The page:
This MIT Scientist’s Donald Trump Bot Needs A Little Human Assistance

Bots still need to be kept on a short leash.

This MIT Scientist’s Donald Trump Bot Needs A Little Human Assistance
[Photo: skillicorn via Flickr]

For anyone who just can’t get enough of Donald Trump’s social media posts, a Massachusetts Institute of Technology researcher has created a bot that generates tweets in the candidate’s style.


Bradley Hayes, the program’s creator, says he came up with the idea for the bot—called DeepDrumpf, after Trump’s ancestral surname (which was made famous by a viral segment from Last Week with John Oliver)—while at lunch with a coworker.

“We were kind of joking about incendiary and controversial things that Trump had been saying,” says Hayes, a postdoc in MIT’s Interactive Robotics Group. “We started talking, and thought, we probably could try to model that.”

Hayes had previously read an article by Stanford researcher Andrej Karpathy about using computational tools called recurrent neural networks to imitate the styles of writers ranging from William Shakespeare to Y Combinator founder Paul Graham, and decided to use the same technique to build his Trump simulator.

The neural networks actually generate text character-by-character, based on what they’ve read before and emitted in a particular session, Hayes says. But they’re statistically powerful enough to learn basic grammar rules and even to generate opening and closing quotes in pairs, he says.

“It learns all of the grammatical structure just from the data,” he says. “The only thing I had to do was feed it all the raw texts from all of Trump’s speeches.”

Hayes says he initially planned to have the program automatically tweet a Trump-style message every few hours, but he quickly realized the bot’s personality was just too volatile. During the bot’s first week, he fed it text from a Hillary Clinton tweet about President Obama’s employment policies. The response was so violent he worried he’d get a call from the Secret Service if the post made it to Twitter.


“The bot had proposed tweeting back to Hillary Clinton and the @POTUS account something like, ‘You’re only creating jobs for ISIS—I’ll send terrorists after you,’” he recalls. “That was bad.”

It’s a similar lesson as the one recently learned by developers at Microsoft, who infamously saw their Twitter chatbot called Tay transform from a bubbly teenager to an angry racist after scooping up speech patterns from online trolls.

That’s why Hayes’s bot only tweets through Hayes, its human “campaign manager. He says he usually has it generate a block of about 1,000 characters, runs them through a few automated filters like a spellchecker—which fixes those words the bot hasn’t quite mastered—and grabs one of the most entertaining subparts to tweet.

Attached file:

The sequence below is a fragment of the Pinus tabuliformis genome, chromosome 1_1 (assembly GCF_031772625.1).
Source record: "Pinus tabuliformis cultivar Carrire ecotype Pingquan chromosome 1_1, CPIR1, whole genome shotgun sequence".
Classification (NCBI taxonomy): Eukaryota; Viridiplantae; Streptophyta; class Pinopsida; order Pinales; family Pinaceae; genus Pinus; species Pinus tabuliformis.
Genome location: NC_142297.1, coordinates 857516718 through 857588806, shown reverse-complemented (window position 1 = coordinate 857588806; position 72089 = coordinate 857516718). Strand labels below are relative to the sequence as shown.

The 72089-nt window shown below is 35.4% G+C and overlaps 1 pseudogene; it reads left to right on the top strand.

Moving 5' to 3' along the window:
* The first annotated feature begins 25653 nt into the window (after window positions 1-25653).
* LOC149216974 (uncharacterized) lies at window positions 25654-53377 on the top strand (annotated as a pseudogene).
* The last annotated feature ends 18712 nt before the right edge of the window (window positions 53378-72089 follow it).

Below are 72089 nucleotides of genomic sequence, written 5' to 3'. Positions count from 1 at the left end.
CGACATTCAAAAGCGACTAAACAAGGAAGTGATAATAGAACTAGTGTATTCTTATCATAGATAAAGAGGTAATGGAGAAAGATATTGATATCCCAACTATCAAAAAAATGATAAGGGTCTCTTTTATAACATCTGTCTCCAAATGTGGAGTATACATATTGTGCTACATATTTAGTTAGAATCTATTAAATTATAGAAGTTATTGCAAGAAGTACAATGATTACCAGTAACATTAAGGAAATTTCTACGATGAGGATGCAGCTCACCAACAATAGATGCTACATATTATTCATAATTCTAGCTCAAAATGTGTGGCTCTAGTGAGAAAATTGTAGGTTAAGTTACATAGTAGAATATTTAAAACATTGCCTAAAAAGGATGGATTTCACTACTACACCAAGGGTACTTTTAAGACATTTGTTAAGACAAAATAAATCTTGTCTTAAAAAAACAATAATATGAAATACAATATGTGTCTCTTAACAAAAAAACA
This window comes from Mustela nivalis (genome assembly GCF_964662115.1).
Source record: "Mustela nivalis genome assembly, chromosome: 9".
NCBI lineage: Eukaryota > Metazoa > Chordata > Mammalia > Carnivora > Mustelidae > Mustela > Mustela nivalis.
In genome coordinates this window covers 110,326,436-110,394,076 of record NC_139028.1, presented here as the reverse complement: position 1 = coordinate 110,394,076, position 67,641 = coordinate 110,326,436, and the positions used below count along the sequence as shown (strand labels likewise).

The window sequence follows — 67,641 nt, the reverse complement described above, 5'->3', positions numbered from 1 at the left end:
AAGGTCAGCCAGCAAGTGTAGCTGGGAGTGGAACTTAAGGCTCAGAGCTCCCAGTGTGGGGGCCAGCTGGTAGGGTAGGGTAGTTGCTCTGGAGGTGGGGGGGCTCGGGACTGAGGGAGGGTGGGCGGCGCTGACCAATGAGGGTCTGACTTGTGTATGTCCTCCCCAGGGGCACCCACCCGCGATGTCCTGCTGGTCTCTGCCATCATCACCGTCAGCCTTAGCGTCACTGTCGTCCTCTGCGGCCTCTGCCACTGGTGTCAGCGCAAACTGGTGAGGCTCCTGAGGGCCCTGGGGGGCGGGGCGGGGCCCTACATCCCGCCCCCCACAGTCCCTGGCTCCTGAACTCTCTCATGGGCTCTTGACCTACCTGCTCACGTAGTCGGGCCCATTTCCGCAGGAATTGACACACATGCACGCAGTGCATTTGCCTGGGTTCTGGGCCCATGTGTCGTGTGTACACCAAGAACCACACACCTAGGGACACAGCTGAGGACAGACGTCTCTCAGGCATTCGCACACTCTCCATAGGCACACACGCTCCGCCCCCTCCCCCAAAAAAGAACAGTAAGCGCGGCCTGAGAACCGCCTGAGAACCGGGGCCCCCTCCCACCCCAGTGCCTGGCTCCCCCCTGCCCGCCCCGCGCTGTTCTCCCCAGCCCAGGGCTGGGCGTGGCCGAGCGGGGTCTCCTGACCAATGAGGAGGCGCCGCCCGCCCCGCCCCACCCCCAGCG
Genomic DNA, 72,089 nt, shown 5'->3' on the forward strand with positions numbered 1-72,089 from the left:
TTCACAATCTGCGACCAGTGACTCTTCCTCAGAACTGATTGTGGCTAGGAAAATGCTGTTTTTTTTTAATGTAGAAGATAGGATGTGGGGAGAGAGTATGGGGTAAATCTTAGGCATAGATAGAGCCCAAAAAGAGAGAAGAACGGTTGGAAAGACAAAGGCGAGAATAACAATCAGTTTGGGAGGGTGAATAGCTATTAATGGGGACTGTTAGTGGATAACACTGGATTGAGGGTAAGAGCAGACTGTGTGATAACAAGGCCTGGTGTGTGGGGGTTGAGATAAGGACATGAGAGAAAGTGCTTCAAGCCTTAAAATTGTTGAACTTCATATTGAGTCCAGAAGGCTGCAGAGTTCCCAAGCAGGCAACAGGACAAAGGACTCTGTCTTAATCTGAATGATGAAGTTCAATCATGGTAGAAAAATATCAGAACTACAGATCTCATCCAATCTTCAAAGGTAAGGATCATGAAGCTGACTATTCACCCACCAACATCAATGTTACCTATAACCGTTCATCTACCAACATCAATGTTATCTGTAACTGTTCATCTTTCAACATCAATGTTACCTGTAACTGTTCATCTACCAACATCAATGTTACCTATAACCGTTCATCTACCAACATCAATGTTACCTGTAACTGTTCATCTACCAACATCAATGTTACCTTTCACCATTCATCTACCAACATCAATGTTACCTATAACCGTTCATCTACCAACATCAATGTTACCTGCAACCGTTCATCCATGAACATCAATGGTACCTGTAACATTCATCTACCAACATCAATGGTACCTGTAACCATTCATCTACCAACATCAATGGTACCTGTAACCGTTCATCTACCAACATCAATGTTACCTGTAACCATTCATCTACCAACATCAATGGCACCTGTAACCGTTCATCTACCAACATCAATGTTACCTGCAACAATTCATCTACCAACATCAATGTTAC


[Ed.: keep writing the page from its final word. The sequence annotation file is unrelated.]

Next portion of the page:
Just as the bot doesn’t always spell correctly without help, it doesn’t always string words together coherently, so not every (nonviolent) substring would be a great tweet.

Other Twitter users–from Trump voters who enjoy seeing references to their candidate to Democrats who see it as a worthy parody–generally interact positively with the bot, says Hayes. Those who don’t are usually trying to test the bot’s limits, or see how it reacts to direct messages and directed tweets. That’s something that Hayes says is important for bot designers to keep in mind, lest they assume that people will interact with machines the same way they treat humans on the same platform.

“It’s fairly naive to assume that people will just treat these like people,” he says.


Hayes hasn’t limited his bot-making to the Republican side of the aisle: He has also created a similar Bernie Sanders bot, called DeepLearnTheBern, though hasn’t put as much effort into that one as the more-incendiary Trump bot.

“The reason I haven’t been active on that one is, one, it takes time to curate all the transcripts,” he says. “And, two, the things that have been coming out of it, for the most part, have kind of just been reasonable, which is not super funny.”

Hayes says he’s not sure the bots will directly make it into his academic work, since the actual computational techniques involved aren’t that novel, though he thinks they’re still interesting as a sociological study of human-computer interaction. Still, the same kinds of neural networks that predict the next character Donald Trump would emit in a tweet can be used for other purposes, like predicting how a robot arm should move, he says.

As to whether one of these politicians might want to deploy a bot of his own, Hayes says it might be too risky, since it’s hard to keep the bots on message.

“If you were a candidate, you would want your candidate to propagate your own beliefs,” he says. “One of the dangers, and the reason why my [Trump] bot isn’t fully autonomous, is it’s too unpredictable in what it can generate.

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About the author

Steven Melendez is an independent journalist living in New Orleans.